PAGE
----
On Sunday afternoon I was lucky enough to fulfil another ‘dream’ I have nurtured since living in India – to watch an Indian Premier League (IPL) match. This epic was between rivals Delhi Daredevils and Mumbai Indians at the Feroz Shah Stadium here in the sunny capital. And what an experience it was.
Delhi and Mumbai fans sit side-by-side as the sun goes down
The journey there couldn’t have been more difficult, the evening no more perfect. I met a friend at the busy-at-the-quietest-of-times Pragati Maidan junction. On match day it was especially hectic: fans streamed from the nearby metro; traffic lights had stopped working, intensifying the stress; hassled traffic policeman looked dazed. We parked the car, took an improbable chawla (cycle rickshaw) ride and worked our way feverishly through the throng (the young man who cycled us was the size of one of my thighs and, given both me and my friend are of ample build let’s say, it was some achievement to get us all up the hill). In short, it would be a miracle to see the start of the match.
And miss it we did, given miracles don’t happen. Now, this could be potentially disastrous for the happiness of hundreds of late fans like us: if a certain permutation of events transpired one of the key reasons for seeing the match could be lost. That reason might be summarised in a single word that means everything to everyone here in India: Sachin. If the Mumbai Indians were to bat first and if legendary batsman Sachin Tendulkar opened the innings and if he was out early – in that pocket of time during our absence – then… well, it doesn’t bear thinking about. And, luckily, it doesn’t bear writing about either: although Mumbai did bat first and Sachin opened, he went on to get a fifty, meaning there was plenty of time to watch him play.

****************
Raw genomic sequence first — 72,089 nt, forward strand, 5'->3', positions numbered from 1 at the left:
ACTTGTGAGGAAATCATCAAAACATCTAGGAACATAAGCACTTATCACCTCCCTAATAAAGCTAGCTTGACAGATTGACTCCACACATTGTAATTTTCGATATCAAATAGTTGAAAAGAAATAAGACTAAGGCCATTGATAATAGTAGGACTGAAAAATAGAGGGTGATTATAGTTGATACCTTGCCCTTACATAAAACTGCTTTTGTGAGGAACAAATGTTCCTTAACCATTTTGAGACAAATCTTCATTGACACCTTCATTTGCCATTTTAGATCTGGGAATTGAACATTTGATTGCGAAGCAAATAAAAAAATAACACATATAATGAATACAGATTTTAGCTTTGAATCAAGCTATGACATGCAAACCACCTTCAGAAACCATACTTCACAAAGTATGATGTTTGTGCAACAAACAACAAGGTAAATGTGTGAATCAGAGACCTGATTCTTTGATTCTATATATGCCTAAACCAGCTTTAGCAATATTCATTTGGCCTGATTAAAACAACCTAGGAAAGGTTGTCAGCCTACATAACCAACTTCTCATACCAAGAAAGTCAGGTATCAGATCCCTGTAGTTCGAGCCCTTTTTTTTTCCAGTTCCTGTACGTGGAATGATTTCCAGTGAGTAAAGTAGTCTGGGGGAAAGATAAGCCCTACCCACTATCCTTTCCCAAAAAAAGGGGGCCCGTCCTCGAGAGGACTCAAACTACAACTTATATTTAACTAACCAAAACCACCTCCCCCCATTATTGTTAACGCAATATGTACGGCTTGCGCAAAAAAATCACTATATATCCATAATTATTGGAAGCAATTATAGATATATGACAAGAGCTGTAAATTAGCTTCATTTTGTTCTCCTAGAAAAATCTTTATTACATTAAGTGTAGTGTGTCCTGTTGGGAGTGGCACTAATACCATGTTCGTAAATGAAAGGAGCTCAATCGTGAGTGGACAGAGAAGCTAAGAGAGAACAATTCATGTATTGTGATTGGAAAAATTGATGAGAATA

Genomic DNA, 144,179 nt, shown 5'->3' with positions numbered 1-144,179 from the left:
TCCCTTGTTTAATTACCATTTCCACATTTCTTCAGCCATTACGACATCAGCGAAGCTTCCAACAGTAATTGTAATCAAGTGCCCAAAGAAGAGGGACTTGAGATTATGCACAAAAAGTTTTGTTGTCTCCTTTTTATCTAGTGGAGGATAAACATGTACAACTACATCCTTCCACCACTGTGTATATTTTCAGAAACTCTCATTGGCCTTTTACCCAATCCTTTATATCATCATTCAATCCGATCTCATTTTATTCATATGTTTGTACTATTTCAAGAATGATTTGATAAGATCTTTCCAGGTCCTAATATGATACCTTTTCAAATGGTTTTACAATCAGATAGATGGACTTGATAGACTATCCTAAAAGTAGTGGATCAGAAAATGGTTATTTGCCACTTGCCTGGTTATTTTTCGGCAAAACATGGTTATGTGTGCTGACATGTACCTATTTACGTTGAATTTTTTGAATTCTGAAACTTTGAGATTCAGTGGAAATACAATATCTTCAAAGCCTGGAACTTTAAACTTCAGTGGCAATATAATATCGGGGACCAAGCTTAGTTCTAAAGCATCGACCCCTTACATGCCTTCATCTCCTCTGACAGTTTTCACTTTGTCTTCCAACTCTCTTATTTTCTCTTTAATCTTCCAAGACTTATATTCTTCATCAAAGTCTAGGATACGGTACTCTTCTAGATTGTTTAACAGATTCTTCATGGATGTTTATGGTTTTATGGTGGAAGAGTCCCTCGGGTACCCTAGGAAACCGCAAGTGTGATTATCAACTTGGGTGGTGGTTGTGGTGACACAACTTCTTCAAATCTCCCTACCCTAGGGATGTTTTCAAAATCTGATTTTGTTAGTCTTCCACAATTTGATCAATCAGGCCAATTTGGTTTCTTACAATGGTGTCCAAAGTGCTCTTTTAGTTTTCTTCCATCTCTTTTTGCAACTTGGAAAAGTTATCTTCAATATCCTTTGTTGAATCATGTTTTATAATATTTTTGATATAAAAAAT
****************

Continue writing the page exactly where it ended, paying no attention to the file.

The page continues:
Sachin batting his way towards a fifty
A word on Sachin: there was a large banner hung from the upper stand that read something like ‘Sachin you are nearly a god to us’. Not a god idly worshipped at distance, once a week praised in a quietly reverential service; but one understood and worshipped noisily and with joy as part of the everyday fabric of Indian sporting life. My friend told me something which I had hitherto suspected but which I could now see played out before me: whatever team you support in the IPL, if you are Indian, you want Sachin to do well. Consequently, fans temporarily switch allegiance to Sachin – not his team as such, although it amounts to more or less the same thing.
Sachin by degrees
You seem to hear more noise when Sachin is present. At times it seems that a series of increasingly significant events in a game elicit progressively voluminous degrees of cheering when the Tendulkar has the bat in hand. The hierarchy of cheering for Sachin is as follows: walking on to the pitch before he’s hit a ball (delirious applause); taking guard before the bowler bowls (reckless abandon); hitting the ball anywhere, including five feet in front of him (unabated eulogising); scoring a run (wild jubilation); hitting a boundary (clamourous exultation); hitting a six (faint-inducing cacophony, comparisons to Bradman); getting out (silence). And so it went that night at the Feroz Shah Kotla Stadium in Delhi, as the sun dropped behind the stand and the moon rose above the stadium lights and all eyes were on the ‘Little Master’ in the crucible of the batting crease.